Our games were made before Hasbro made any video games, so we definitely didn’t mimic Hasbro. If anything, we made games REMOTELY similar in gameplay rules to very old games, some not even invented by Atari. Remember, we started making 3D retro before Hasbro Interactive existed. I think Hasbro saw all the 3D retro titles, noticed sales were on the rise, and THEN they gobbled up Atari hoping to copy other’s (like eGames) efforts. Too bad for Hasbro they didn’t realize retro isn’t a billion dollar business until they started losing $53 million a year. I wonder if those huge loses put pressure on management to lay blame elsewhere and that’s why the lawsuits were filed? Because I could have told Hasbro 7 years ago that you make retro games for love, not profit.You say you made these games for love and not for profit, some will find that hard to believe.
It’s true. I think most other retro developers, usually small and starving companies, would agree. Our first 3D retro title, 3D Maze Man, didn’t even have a publisher when we made it, we were going to release it as shareware! We started making it because we were disappointed with many new big titles. They were too complicated and not as fun to play as the games we remembered from our childhood. First person shooters are, at least to me, kinda mindless and not very fun. Others disagree and say FPS are fun and Pacman is mindless. It’s just an opinion. We just love retro games, we grew up with them.So you revived games from your childhood? But you innovated, or copied?
We noticed hundreds of PACMAN clones out there, in fact, we noticed about 18 years of clones. Heck, I’ve played most of them, starting with the Commodore 64, moving up to the Apple, Amiga, and so on. We decided not to make a clone, but to make a game with similar gameplay style, but lots of new and innovative stuff. Our game was very different from PACMAN compared to all the others, that’s why we were blown away that we were sued for copyright infringement while the exact copies are still out there.Why didn’t/isn’t Hasbro suing all those other exact clones?
I don’t know. Perhaps you should ask Hasbro.If Hasbro was only targeting eGames, why did they sue all these developers?
It’s our opinion that Hasbro was hoping to find some smoking gun discovery documents from us. Little did their attorneys know that we don’t create design documents and have long meetings and write big marketing studies, we instead use that time to write the games.But let’s face it, you copied the PACMAN character and ghosts.
No we did not copy their characters. In retrospect, had we known Hasbro was going to buy Atari after
we made our games and start enforcing IP rights that had been abandoned for 20 years, yes, we made a business mistake. But there’s a big distinction here, all our artwork, programming, music, and new gameplay rules are original. If people think our games are cheap clones, that’s the Hasbro propaganda machine in full motion. About 5 years ago, we honestly thought the big guys had given up on retro. Since they weren’t making these games, we decided we’d do it, because we just loved these games. We wanted to play these games, that’s why we made them. Unfortunately, eGames started to grow a little too quickly, and Hasbro took notice.So your 3D retro games helped grow eGames? No wonder Hasbro was upset.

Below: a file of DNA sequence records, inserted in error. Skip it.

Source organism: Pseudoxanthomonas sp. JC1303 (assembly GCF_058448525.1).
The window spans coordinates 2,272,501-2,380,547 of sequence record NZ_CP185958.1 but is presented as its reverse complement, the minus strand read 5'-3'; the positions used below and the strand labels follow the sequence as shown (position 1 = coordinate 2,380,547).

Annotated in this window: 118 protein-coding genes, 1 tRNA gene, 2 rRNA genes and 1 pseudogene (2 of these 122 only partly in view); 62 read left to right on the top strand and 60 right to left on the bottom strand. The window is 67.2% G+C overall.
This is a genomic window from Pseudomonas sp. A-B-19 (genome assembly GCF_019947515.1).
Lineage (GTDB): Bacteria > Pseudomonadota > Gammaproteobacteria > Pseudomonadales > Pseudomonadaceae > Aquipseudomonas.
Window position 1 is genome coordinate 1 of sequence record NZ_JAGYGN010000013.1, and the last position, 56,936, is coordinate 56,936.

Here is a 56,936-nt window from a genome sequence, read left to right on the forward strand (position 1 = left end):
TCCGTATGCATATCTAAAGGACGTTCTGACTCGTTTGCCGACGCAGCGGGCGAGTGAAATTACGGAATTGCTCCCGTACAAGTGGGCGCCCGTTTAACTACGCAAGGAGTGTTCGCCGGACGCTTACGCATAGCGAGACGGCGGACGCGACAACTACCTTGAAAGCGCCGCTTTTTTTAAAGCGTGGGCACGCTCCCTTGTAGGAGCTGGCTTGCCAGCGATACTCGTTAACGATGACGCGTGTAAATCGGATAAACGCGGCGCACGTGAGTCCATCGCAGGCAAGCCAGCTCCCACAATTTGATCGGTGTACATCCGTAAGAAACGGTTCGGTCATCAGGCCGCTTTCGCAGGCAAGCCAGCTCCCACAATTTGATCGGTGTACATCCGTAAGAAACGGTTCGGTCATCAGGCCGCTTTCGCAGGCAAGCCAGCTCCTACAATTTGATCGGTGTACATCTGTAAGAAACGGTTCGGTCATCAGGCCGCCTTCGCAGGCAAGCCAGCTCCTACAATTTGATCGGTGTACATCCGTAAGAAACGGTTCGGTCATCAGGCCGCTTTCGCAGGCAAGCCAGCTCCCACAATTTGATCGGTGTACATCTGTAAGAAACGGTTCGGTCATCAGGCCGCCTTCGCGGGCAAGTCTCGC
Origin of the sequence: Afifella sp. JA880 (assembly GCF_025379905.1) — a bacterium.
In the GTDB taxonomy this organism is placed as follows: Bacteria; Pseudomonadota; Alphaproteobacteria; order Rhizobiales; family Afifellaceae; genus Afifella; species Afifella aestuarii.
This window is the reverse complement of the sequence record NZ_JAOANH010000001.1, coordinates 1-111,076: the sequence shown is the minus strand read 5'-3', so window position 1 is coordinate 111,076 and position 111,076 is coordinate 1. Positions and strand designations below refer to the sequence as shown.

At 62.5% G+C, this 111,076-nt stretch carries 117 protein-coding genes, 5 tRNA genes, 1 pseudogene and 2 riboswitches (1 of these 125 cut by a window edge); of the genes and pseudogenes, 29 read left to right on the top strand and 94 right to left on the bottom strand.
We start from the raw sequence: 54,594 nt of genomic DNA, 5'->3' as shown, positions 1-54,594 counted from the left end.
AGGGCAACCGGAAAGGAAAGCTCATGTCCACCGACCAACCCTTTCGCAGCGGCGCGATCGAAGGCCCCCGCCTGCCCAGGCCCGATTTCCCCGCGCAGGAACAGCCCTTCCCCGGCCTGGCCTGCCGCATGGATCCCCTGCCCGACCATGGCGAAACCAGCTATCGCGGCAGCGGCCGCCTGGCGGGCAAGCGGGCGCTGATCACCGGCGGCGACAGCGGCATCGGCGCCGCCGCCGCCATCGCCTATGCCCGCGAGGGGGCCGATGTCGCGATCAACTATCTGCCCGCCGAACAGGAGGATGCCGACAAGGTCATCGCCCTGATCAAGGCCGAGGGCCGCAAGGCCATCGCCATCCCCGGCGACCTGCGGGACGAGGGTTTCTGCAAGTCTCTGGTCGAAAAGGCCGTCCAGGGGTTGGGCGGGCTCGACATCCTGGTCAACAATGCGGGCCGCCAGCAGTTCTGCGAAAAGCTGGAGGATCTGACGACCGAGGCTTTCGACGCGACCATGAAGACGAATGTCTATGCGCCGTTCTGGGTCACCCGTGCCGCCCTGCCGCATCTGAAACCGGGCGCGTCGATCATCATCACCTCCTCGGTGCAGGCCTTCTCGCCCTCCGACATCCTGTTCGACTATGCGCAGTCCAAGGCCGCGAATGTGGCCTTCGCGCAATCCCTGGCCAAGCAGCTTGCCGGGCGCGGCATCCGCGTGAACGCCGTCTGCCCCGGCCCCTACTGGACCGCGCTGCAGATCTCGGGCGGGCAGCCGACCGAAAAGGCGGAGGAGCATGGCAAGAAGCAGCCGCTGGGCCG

No, not our games. I mean, our games weren’t responsible for eGames’ success. eGames had some huge successes in the non-retro area, including Mahjong and some game packs. I think all the sales numbers are public, so I can’t believe Hasbro made the mistake that their missing $53 million was due to little old 3D Maze Man and the eGames retro titles. Look up the numbers and you’ll see the retro sales were quite insignificant.How do you explain your 3D TetriMania game? Isn’t it another rip-off.
No, it’s very different from Tetris. We asked eGames what game type should we make next? They said their 2D TetriMania game was their best-seller, so we decided to make a 3D version of this kind of game style. None of the developers on the 3D Tetrimania project had even played TETRIS before!What about the name TetriMania? Isn’t that trademark infringement?
TetriMania is eGames' trademark, not Webfoot’s. Most likely we got caught up in this whole lawsuit because of that one game, 3D TetriMania, and Elorg’s and eGames' battle over the TetriMania trademark.How is that?
I heard that Henk Rogers of Elorg threatened eGames about 2 or 3 years ago that he was going to find a big company to license Tetris from him, and then get this company to sue eGames’ pants off. I sure wish I’d have known about this before we set out to make a 3D version of TetriMania!So Henk Rogers started this whole mess?
That’s the buzz on the street. It looks like he actually made a threat and then came through with it three years later.Why did you settle this lawsuit?
First, these games weren’t earning enough money to justify the legal bills. Also, Hasbro started throwing in lots of our other games that clearly we would have won at trial and no sane person would have considered infringing, as a way of putting pressure on us. They even sued us over a game that never existed!Are you serious? How they can sue over a non-existent game?
Because it costs money to defend yourself against any accusation, even untrue ones. 3D Geo Mania was never even made. They sued us over a web page description of it (we had meant to sell it in the future, but never got around to it because we were so busy). In my opinion Hasbro was playing dirty and they knew they’d get away with it.That’s simply amazing to me that they’d sue you over a game that never existed!
Actually, our attorneys thought it was hilarious. We were imaging explaining it to the judge during summary judgement. We’re pretty sure we’d have won on that issue [laughing].So what are you going to do with 3D Geo Mania now?
I guess we’ll stop never selling it. We’ll take all three billion invisible copies and bury them in a big non-existent invisible garbage dump.Who came out ahead in this lawsuit?